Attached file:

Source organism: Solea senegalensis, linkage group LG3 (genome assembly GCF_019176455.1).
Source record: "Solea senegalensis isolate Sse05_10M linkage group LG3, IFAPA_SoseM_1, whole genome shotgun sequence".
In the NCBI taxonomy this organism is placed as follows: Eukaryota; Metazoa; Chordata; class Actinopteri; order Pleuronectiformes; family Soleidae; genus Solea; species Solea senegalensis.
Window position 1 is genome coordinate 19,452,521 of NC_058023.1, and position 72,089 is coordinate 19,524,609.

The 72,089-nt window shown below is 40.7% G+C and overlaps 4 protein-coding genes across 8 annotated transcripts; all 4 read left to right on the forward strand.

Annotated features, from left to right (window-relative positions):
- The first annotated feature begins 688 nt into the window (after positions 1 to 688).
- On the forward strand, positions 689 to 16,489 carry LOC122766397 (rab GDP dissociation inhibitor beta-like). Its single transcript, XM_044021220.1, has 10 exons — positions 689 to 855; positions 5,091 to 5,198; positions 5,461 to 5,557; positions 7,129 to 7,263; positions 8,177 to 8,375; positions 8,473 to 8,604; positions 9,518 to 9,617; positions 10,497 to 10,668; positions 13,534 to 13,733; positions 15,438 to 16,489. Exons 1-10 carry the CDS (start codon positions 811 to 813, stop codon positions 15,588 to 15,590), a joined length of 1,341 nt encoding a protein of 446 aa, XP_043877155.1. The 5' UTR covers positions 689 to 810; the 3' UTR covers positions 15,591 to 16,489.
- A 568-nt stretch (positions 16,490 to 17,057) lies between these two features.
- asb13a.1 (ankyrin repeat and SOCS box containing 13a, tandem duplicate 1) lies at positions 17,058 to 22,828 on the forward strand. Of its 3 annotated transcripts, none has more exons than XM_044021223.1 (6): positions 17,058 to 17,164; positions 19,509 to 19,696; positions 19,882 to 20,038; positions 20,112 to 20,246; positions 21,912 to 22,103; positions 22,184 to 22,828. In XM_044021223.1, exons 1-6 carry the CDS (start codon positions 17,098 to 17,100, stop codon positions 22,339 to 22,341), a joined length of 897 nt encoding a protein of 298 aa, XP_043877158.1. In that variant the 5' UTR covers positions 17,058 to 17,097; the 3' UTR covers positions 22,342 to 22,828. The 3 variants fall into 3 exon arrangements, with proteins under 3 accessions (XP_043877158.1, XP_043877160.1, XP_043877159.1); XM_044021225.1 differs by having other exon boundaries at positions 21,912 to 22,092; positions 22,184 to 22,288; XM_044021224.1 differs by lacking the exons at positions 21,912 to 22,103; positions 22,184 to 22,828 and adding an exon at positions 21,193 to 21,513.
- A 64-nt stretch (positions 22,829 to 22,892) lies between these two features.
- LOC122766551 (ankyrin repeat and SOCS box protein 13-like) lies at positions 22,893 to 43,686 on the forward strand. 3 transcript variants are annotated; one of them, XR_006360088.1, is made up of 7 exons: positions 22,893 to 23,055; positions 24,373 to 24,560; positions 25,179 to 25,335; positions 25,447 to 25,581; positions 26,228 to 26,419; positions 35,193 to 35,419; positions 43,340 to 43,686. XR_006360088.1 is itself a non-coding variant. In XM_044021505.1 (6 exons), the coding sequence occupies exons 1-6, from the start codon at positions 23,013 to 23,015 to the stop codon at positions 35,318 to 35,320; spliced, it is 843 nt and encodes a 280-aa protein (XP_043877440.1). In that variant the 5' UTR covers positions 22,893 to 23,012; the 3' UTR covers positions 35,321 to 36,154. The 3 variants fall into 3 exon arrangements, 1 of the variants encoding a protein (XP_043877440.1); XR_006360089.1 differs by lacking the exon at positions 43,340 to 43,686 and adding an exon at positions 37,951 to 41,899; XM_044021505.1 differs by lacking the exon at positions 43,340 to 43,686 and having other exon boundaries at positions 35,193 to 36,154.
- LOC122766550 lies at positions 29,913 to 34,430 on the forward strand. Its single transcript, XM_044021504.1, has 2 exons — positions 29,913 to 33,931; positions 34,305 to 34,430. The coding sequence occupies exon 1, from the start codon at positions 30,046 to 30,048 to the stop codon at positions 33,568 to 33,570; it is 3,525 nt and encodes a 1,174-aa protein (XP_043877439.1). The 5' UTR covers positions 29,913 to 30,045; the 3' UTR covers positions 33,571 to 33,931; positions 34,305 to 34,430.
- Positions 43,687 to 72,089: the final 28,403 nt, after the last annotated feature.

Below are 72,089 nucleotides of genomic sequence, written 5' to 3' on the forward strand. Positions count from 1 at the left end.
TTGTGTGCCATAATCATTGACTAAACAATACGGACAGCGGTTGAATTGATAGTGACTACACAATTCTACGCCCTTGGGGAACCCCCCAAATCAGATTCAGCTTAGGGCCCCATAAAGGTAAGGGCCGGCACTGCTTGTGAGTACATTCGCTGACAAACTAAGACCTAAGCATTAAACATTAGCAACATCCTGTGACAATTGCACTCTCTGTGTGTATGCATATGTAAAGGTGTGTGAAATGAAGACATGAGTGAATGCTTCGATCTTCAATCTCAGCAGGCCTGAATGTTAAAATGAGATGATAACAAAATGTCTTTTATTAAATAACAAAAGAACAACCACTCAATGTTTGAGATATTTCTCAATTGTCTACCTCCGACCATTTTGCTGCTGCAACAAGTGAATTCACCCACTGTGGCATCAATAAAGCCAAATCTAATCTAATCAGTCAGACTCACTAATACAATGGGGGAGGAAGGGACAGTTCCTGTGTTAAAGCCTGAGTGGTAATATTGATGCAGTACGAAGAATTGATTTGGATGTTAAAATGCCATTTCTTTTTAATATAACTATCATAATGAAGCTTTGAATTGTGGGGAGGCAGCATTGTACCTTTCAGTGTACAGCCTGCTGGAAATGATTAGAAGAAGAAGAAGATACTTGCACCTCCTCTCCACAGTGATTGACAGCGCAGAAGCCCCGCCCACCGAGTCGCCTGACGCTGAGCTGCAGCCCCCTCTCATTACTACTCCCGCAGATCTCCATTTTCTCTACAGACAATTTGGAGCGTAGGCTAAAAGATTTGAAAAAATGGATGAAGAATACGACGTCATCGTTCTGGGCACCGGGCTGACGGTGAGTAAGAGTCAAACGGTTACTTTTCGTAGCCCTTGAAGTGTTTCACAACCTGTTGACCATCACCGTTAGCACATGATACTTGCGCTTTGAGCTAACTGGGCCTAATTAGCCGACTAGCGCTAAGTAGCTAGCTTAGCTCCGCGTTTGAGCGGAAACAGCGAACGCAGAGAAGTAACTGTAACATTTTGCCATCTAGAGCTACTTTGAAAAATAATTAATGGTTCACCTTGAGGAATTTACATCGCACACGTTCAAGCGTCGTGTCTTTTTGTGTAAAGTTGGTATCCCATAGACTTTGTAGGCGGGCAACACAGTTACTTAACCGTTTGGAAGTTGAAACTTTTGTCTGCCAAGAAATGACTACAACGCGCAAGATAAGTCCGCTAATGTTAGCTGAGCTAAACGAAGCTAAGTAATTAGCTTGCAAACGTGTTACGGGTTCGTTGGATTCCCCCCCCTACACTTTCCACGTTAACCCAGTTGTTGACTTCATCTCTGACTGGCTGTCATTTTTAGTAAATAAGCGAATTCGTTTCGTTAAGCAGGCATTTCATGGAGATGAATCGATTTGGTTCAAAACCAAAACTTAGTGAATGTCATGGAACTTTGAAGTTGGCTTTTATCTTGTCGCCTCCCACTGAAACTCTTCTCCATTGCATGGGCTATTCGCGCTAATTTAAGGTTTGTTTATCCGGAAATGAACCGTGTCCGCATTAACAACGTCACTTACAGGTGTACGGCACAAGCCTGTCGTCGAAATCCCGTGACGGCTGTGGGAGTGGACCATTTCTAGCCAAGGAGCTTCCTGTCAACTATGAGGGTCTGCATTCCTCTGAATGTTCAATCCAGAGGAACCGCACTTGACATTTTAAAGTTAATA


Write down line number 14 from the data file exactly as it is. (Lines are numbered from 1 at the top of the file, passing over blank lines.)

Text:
- Positions 43,687 to 72,089: the final 28,403 nt, after the last annotated feature.